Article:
How a Utah teen survived an electrical shock, and the struggles that followed

How a Utah teen survived an electrical shock, and the struggles that followed

(Rick Egan | The Salt Lake Tribune) Gracelyn Wilkinson talks about how she feels helping others overcome their difficulties, onTuesday, July 19, 2022.

On Sept. 3, 2018, when she was 14 and a ninth-grader at Oak Canyon Junior High in Lindon, Gracelyn Wilkinson wrote in an English class notebook that “Today hasn’t been a very eventful day.”

After school that day, something happened that changed Gracelyn’s life, though she doesn’t remember it. Receiving a massive shock of electricity through one’s body will do that.

“I don’t really remember anything except waking up and having searing pain throughout my whole body,” said Wilkinson, now 18. She said she only knows what happened because of what other people have told her.

Today, Gracelyn Wilkinson is dealing with a variety of health problems — issues with regulating her body temperature, and her memory and comprehension, among them — most of them attributable to the effects of electricity on her central nervous system, her family said.

According to Gracelyn and her family, she has developed a sixth sense for knowing when other people are in trouble. And, she said, she has found healing through her passion for music — which is why an upcoming concert to raise money for a new treatment is so close to her heart.

“I know that if [music] can help me as I’m going through my journey, maybe it can help other people,” she said.

Stepping on a live wire

After school that day in 2018, near the start of Gracelyn’s last year in middle school, she was in rehearsal for a Shakespeare competition in Cedar City. She and her classmates were performing a scene from the comedy “The Two Gentlemen of Verona,” and Gracelyn had one of the main roles.

The school’s theater rehearsal space had recently been converted from a computer lab — and an electrical outlet on the floor had become dislodged, exposing a live electrical wire, according to a lawsuit filed in August 2020 by Wilkinson’s parents against the Alpine School District. The lawsuit is still pending. (A spokesperson for the district did not respond to requests for comment.)

“I walked across the classroom and there was a big boom and a flash,” Gracelyn said. “And I was unconscious on the floor. … [The] only thing I remember is pain, everywhere. It was debilitating, like there was stabbing all through my body.”

In the lawsuit, the family says it doesn’t know how many volts of electricity went through Gracelyn’s body.

Looking back, Gracelyn said, it’s a “blessing” she doesn’t remember more of what happened. But her mother, Amanda, remembers every second, starting with the call she received from Gracelyn’s phone that afternoon.

Because the call came from Gracelyn’s phone, Amanda Wilkinson said, “first, I thought someone was punking me. … I thought, ‘This isn’t very funny.’ But then I heard some mumbling in the background and it sounded like Gracelyn’s voice, but it was like she was having a hard time putting words together.”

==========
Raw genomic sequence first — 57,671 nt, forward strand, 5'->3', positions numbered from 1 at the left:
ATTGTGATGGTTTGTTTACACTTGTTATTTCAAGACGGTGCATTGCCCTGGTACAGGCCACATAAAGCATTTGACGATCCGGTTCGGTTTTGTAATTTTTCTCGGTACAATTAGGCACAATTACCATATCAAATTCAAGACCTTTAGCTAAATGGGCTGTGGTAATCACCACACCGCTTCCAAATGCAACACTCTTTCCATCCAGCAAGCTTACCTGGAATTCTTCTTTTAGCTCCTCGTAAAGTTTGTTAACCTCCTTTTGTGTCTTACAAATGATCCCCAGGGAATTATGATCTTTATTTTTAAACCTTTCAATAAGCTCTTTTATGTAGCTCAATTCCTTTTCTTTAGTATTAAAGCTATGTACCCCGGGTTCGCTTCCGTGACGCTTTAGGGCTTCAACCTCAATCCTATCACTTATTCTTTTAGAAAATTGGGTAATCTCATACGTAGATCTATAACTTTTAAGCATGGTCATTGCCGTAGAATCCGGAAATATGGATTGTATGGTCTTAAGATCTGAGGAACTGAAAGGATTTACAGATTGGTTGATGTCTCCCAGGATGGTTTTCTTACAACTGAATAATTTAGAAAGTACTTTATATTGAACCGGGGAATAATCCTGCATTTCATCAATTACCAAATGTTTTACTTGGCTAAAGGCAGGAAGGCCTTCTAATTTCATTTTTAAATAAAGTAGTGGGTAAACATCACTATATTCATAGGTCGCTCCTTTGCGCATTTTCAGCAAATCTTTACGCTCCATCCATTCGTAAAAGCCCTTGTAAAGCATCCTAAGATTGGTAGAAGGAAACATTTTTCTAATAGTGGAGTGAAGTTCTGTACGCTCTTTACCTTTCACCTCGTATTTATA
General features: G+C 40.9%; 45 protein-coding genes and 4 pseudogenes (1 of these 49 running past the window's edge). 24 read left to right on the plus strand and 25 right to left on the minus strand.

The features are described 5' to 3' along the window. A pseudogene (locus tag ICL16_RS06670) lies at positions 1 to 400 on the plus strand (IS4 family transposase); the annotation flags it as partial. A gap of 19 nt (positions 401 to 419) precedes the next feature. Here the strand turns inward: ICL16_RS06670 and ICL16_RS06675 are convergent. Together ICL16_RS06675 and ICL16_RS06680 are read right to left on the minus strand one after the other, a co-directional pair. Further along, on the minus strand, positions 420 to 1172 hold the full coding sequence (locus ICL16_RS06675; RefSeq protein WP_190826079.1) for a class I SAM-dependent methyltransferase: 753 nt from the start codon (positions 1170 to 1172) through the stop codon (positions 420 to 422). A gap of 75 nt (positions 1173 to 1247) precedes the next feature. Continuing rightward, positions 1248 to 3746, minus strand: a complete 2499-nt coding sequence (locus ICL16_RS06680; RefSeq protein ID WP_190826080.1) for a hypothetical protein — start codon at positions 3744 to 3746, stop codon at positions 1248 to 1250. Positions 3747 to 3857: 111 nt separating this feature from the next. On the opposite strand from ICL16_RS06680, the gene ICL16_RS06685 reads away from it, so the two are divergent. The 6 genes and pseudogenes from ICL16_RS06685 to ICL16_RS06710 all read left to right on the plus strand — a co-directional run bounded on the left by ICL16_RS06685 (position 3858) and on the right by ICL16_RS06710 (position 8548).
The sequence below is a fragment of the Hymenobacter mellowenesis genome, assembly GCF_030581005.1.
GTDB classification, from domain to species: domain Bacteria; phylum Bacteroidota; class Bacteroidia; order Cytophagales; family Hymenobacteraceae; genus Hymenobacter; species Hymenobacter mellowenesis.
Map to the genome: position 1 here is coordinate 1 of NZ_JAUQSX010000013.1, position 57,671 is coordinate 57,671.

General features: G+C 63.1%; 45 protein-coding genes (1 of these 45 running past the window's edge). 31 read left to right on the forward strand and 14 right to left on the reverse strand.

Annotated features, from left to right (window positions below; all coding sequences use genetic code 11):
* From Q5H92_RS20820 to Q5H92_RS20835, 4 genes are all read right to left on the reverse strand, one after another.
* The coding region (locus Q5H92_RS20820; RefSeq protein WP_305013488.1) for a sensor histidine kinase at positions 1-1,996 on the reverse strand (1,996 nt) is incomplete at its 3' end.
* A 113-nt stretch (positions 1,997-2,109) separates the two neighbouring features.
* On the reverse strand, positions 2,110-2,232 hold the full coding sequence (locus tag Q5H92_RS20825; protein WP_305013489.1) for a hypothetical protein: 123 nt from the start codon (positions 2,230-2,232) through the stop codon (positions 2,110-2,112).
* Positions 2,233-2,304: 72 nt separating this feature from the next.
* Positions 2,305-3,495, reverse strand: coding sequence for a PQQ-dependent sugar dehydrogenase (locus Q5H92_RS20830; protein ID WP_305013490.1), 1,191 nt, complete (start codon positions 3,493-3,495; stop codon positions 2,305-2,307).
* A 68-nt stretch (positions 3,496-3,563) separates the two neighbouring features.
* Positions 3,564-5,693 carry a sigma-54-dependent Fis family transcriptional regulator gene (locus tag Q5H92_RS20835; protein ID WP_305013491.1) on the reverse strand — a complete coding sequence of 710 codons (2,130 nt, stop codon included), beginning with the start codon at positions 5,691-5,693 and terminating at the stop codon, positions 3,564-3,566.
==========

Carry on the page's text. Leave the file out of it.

Amanda Wilkinson said no one called an ambulance for Gracelyn, and she had to pick her daughter up at school.

Since the accident, Amanda Wilkinson said, the response from the Alpine School District has been “minimal,” with the school giving $5,000 in financial support — which didn’t even cover the cost of Gracelyn’s first trip to the emergency room. The family, her mother said, has “carried the burden of [Gracelyn’s] medical costs ever since.”

The family has racked up more than a million dollars and counting in medical bills, Amanda Wilkinson said.

“It’s been a life-altering injury,” she said, “and we’re still in the middle of it.”

A list of problems

In the first two years after being electrified, Gracelyn spent 12 months in the hospital for various surgeries and complications. She had been resuscitated five times, had open chest surgery, a kidney transplant and brain rehabilitation.

Most of the issues she now faces involve her central nervous system. Things like regulating her body temperature, or balancing her electrolytes, or adjusting to changes in elevation. She has had to relearn to walk multiple times.

She still struggles with things she never had issues with before — such as language, memory, or the ability to comprehend things.

For example, there was a time, shortly after the accident, when a friend brought over a plate of chocolate chip cookies. Amanda Wilkinson recalls Gracelyn looked at the plate and asked if she could have “a circle with those circles on it.”

Gracelyn’s typical day revolves around what her body needs to function at the most basic level. Gracelyn said she takes nearly a dozen medications, including three to just regulate her ability to use the bathroom. She is constantly on a feeding tube, which she refills every six hours. The shock also caused vascular damage, the family said.

She is going through laser therapy and a Rezzimax, a device that is used to control migraines without medication, to prepare her nervous system for rehabilitation.

When Gracelyn was having consistent bad pain days and blacking out from it, her mother said, she looked her daughter in the eyes and said: “Gracelyn, we’ll look the world over until we find solutions for you. I promise you we will keep working until you tell me that you’re done.”

Amanda Wilkinson said she took to researching the after-effects of a massive electrical shock on a child’s body, but cases were rare. “It’s something that a lot of doctors are not skilled or educated on,” she said. (A 2003 study found only 16 children, ages 10 to 15, killed by electrocution over 13 years of records in San Diego and 34 years of records in Adelaide, Australia.)